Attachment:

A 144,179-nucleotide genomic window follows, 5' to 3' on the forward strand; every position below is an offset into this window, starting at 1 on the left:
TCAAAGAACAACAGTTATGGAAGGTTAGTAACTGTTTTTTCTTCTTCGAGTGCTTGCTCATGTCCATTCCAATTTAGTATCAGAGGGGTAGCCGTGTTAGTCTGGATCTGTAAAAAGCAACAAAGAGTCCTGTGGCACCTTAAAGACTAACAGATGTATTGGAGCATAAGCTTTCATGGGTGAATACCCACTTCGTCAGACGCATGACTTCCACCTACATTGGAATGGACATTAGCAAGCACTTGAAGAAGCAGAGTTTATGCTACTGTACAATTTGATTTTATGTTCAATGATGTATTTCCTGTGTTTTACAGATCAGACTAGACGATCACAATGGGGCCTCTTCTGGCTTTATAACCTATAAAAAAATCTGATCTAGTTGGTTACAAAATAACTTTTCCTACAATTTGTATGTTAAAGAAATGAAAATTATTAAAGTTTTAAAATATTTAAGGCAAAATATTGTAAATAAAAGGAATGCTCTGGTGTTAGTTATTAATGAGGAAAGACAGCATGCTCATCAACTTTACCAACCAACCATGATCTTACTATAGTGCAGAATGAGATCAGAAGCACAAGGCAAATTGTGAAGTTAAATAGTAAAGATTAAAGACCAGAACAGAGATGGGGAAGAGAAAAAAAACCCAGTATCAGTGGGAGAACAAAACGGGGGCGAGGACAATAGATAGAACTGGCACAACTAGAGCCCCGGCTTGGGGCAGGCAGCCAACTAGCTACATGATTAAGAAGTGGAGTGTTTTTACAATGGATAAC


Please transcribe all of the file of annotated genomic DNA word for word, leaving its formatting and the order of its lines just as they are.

A 144,179-nucleotide genomic window follows, 5' to 3' on the forward strand; every position below is an offset into this window, starting at 1 on the left:
TCAAAGAACAACAGTTATGGAAGGTTAGTAACTGTTTTTTCTTCTTCGAGTGCTTGCTCATGTCCATTCCAATTTAGTATCAGAGGGGTAGCCGTGTTAGTCTGGATCTGTAAAAAGCAACAAAGAGTCCTGTGGCACCTTAAAGACTAACAGATGTATTGGAGCATAAGCTTTCATGGGTGAATACCCACTTCGTCAGACGCATGACTTCCACCTACATTGGAATGGACATTAGCAAGCACTTGAAGAAGCAGAGTTTATGCTACTGTACAATTTGATTTTATGTTCAATGATGTATTTCCTGTGTTTTACAGATCAGACTAGACGATCACAATGGGGCCTCTTCTGGCTTTATAACCTATAAAAAAATCTGATCTAGTTGGTTACAAAATAACTTTTCCTACAATTTGTATGTTAAAGAAATGAAAATTATTAAAGTTTTAAAATATTTAAGGCAAAATATTGTAAATAAAAGGAATGCTCTGGTGTTAGTTATTAATGAGGAAAGACAGCATGCTCATCAACTTTACCAACCAACCATGATCTTACTATAGTGCAGAATGAGATCAGAAGCACAAGGCAAATTGTGAAGTTAAATAGTAAAGATTAAAGACCAGAACAGAGATGGGGAAGAGAAAAAAAACCCAGTATCAGTGGGAGAACAAAACGGGGGCGAGGACAATAGATAGAACTGGCACAACTAGAGCCCCGGCTTGGGGCAGGCAGCCAACTAGCTACATGATTAAGAAGTGGAGTGTTTTTACAATGGATAAC